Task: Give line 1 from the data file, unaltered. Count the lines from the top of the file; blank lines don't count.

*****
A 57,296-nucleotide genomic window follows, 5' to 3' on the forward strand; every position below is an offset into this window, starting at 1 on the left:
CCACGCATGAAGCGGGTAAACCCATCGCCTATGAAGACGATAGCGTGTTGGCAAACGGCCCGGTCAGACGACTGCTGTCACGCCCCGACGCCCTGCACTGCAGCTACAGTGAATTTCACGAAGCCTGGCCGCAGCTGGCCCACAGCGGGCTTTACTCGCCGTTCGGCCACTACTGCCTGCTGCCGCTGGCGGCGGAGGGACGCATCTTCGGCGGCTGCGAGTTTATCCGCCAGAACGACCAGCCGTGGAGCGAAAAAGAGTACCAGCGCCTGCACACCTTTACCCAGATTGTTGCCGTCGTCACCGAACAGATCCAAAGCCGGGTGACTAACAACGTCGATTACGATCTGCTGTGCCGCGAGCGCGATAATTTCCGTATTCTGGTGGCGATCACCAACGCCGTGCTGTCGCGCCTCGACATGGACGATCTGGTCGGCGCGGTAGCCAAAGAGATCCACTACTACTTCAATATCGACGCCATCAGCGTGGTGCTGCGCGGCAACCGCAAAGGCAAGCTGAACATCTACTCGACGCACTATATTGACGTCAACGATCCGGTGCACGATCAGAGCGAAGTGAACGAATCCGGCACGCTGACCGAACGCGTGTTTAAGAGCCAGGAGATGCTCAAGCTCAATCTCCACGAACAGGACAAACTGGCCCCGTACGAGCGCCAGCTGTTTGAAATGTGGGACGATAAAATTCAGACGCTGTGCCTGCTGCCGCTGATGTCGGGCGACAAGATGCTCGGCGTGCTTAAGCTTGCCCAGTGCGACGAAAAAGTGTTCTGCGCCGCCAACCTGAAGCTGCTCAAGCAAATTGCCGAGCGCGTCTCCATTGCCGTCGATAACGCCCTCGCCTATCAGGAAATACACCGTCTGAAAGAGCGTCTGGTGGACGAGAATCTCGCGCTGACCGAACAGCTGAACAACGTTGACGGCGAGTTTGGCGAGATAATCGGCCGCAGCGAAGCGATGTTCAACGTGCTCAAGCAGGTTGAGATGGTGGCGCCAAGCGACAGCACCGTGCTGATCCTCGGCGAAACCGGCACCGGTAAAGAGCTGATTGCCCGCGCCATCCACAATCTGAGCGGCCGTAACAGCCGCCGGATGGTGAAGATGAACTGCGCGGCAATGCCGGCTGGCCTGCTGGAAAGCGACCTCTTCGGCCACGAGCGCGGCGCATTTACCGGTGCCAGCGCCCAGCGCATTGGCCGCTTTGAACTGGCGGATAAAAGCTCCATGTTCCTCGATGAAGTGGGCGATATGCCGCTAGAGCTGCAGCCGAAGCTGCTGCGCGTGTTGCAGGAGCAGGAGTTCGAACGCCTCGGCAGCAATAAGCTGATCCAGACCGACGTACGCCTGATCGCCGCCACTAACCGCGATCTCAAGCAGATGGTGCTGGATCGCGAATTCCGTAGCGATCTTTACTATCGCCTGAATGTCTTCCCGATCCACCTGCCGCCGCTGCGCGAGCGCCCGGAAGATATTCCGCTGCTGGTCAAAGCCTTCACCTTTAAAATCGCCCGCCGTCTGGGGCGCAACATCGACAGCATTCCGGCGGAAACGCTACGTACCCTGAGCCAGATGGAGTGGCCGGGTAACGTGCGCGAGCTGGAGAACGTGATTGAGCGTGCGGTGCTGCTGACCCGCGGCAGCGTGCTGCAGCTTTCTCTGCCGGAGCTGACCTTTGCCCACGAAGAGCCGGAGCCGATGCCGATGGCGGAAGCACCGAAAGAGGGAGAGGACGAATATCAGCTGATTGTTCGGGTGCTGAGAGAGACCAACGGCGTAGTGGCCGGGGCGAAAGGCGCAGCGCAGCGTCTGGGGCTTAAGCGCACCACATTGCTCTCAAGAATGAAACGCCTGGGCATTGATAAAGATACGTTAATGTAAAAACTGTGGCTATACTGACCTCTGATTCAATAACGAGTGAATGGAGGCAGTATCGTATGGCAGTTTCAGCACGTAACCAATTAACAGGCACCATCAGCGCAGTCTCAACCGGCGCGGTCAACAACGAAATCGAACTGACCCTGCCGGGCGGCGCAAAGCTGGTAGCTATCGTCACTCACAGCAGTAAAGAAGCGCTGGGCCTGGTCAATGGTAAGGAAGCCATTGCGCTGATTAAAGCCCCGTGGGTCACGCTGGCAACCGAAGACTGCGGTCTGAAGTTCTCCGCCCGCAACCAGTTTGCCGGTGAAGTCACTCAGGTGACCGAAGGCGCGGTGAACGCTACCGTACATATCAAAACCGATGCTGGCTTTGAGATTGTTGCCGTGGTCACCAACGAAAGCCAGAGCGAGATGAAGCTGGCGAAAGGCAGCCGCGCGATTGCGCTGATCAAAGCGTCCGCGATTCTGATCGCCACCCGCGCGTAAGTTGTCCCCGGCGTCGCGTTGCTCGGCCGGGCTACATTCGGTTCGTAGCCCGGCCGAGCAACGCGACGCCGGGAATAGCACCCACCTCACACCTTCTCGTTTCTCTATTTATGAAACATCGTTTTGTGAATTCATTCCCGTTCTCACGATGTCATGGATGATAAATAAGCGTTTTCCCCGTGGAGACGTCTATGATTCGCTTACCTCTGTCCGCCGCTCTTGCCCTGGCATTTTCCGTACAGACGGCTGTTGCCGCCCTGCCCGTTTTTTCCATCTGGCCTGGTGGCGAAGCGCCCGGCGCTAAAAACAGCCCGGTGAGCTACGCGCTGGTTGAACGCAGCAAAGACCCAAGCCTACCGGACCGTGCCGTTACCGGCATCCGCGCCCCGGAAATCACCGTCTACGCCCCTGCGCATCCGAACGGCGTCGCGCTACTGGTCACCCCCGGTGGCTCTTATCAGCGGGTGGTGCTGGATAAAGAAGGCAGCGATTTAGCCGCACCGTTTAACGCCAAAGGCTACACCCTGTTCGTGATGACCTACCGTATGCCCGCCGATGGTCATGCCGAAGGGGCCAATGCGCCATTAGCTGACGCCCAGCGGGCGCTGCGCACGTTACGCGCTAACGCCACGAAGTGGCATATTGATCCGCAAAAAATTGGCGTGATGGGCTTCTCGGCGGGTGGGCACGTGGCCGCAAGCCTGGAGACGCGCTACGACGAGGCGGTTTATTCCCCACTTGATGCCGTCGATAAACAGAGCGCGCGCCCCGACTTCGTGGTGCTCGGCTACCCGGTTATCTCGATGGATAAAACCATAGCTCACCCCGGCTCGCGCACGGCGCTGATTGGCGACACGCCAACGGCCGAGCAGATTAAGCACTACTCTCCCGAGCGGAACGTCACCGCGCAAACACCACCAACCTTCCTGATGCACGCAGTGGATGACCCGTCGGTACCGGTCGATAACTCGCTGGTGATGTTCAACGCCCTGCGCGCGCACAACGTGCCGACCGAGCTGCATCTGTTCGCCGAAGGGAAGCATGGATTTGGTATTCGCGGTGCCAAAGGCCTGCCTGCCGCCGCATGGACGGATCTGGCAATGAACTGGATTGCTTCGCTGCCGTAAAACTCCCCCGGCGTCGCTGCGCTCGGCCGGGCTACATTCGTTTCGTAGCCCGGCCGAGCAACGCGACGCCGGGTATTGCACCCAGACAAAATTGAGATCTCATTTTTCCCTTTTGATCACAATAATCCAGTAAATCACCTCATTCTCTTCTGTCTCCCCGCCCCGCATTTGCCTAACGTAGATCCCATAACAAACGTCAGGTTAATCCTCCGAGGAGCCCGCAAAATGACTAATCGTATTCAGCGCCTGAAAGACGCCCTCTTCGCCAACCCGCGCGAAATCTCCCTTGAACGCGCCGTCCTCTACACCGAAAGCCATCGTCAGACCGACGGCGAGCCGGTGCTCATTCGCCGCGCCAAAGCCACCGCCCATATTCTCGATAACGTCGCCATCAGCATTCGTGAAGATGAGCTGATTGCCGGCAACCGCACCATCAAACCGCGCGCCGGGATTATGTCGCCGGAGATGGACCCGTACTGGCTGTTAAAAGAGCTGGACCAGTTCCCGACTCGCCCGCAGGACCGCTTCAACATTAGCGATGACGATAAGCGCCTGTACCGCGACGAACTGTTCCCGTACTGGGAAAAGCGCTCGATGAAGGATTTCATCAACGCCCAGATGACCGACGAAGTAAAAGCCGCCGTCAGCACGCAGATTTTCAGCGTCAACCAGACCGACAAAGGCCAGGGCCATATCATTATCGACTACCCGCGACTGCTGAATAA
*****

A 57,296-nucleotide genomic window follows, 5' to 3' on the forward strand; every position below is an offset into this window, starting at 1 on the left: